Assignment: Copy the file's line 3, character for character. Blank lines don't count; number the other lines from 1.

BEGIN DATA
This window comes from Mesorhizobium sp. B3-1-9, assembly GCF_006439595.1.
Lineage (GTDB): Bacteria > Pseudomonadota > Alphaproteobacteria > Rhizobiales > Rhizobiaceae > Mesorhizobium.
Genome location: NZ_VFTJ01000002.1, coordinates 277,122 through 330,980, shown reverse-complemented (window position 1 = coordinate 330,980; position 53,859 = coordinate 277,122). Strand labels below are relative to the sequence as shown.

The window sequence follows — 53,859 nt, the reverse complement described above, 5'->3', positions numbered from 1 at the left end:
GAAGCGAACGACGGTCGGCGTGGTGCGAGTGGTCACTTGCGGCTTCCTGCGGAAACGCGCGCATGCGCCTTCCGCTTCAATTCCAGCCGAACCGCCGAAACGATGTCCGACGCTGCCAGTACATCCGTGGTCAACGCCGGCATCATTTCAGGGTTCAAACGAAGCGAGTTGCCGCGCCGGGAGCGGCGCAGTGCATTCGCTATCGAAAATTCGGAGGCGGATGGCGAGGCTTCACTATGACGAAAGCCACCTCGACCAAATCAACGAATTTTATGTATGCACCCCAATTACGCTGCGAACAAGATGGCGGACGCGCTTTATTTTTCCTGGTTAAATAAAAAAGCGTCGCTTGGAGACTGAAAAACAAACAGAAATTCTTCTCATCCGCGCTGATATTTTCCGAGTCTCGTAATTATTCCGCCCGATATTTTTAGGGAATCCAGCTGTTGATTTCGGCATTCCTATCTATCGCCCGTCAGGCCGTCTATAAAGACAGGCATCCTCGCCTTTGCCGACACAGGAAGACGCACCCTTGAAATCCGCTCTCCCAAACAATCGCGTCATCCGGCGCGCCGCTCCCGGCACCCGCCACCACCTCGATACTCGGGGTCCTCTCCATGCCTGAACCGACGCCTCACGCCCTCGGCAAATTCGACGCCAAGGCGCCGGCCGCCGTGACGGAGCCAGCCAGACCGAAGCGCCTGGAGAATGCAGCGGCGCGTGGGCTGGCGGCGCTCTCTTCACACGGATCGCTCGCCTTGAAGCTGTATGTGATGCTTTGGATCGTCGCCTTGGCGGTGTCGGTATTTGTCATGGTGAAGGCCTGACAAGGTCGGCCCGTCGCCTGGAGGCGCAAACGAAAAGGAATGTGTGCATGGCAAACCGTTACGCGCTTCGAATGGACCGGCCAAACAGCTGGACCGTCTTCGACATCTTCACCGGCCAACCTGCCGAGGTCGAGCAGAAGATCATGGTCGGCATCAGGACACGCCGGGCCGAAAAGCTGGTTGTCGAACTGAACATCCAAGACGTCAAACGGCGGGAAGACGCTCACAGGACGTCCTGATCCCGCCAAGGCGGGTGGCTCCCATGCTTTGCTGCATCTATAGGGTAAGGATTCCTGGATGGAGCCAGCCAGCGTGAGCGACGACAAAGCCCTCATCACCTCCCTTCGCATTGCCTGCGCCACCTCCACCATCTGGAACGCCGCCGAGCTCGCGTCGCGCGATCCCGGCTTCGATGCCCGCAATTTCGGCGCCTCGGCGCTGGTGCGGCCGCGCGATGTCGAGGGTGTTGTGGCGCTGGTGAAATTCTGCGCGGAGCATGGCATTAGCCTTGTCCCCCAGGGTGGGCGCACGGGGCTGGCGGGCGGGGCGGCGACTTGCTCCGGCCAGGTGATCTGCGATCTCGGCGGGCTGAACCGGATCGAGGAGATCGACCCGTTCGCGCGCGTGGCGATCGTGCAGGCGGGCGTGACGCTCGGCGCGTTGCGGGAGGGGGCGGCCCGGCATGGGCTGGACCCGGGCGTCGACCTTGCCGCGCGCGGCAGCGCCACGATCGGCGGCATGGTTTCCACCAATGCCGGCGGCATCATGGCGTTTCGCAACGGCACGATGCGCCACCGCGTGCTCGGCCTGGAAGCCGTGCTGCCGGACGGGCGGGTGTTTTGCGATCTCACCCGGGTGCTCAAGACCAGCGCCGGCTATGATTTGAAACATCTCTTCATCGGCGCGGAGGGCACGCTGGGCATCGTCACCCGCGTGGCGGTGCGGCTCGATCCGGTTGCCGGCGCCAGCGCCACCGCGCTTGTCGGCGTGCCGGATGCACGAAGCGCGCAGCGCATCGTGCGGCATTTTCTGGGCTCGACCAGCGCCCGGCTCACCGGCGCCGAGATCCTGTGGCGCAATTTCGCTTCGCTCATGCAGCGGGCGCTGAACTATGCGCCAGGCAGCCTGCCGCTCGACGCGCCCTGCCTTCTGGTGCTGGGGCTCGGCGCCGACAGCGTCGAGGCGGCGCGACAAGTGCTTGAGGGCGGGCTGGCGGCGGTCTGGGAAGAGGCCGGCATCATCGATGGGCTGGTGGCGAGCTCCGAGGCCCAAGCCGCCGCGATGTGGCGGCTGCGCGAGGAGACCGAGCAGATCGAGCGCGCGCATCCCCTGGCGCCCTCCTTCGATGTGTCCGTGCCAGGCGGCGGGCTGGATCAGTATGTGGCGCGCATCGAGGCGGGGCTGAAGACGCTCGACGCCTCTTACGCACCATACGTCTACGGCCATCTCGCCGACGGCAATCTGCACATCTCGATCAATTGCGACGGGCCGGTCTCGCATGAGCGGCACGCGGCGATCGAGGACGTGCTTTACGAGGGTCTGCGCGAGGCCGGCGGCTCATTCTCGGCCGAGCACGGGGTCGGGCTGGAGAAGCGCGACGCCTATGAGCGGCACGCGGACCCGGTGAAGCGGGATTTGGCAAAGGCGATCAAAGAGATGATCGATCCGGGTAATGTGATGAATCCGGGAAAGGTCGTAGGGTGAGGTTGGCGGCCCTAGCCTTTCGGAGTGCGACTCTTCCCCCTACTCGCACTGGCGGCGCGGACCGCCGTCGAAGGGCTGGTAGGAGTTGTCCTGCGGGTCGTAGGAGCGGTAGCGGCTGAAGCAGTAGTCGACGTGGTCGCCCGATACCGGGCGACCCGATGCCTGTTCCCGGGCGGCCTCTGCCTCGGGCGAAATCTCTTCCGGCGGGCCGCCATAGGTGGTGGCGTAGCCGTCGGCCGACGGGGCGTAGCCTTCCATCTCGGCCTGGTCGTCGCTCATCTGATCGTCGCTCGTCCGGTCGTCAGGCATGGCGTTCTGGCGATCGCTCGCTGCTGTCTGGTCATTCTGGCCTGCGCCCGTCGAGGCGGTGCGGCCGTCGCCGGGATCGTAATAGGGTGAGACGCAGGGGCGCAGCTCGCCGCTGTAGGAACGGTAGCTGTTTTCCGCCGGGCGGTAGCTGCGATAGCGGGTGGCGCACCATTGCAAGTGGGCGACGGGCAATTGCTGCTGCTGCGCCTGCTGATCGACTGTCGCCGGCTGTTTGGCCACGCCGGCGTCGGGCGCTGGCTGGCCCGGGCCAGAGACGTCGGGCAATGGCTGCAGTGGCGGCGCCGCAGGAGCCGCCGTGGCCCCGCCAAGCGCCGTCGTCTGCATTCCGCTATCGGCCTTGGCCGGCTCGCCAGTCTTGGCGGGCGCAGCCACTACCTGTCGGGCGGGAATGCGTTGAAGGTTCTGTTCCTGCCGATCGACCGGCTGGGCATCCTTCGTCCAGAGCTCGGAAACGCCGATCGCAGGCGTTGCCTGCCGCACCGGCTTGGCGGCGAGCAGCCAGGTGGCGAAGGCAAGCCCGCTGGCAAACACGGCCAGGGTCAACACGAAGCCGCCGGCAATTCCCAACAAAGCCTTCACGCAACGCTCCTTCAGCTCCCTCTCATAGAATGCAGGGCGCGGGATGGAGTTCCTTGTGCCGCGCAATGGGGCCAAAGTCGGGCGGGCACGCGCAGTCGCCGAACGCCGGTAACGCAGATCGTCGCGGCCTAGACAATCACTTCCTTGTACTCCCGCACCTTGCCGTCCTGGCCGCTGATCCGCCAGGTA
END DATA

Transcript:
Genome location: NZ_VFTJ01000002.1, coordinates 277,122 through 330,980, shown reverse-complemented (window position 1 = coordinate 330,980; position 53,859 = coordinate 277,122). Strand labels below are relative to the sequence as shown.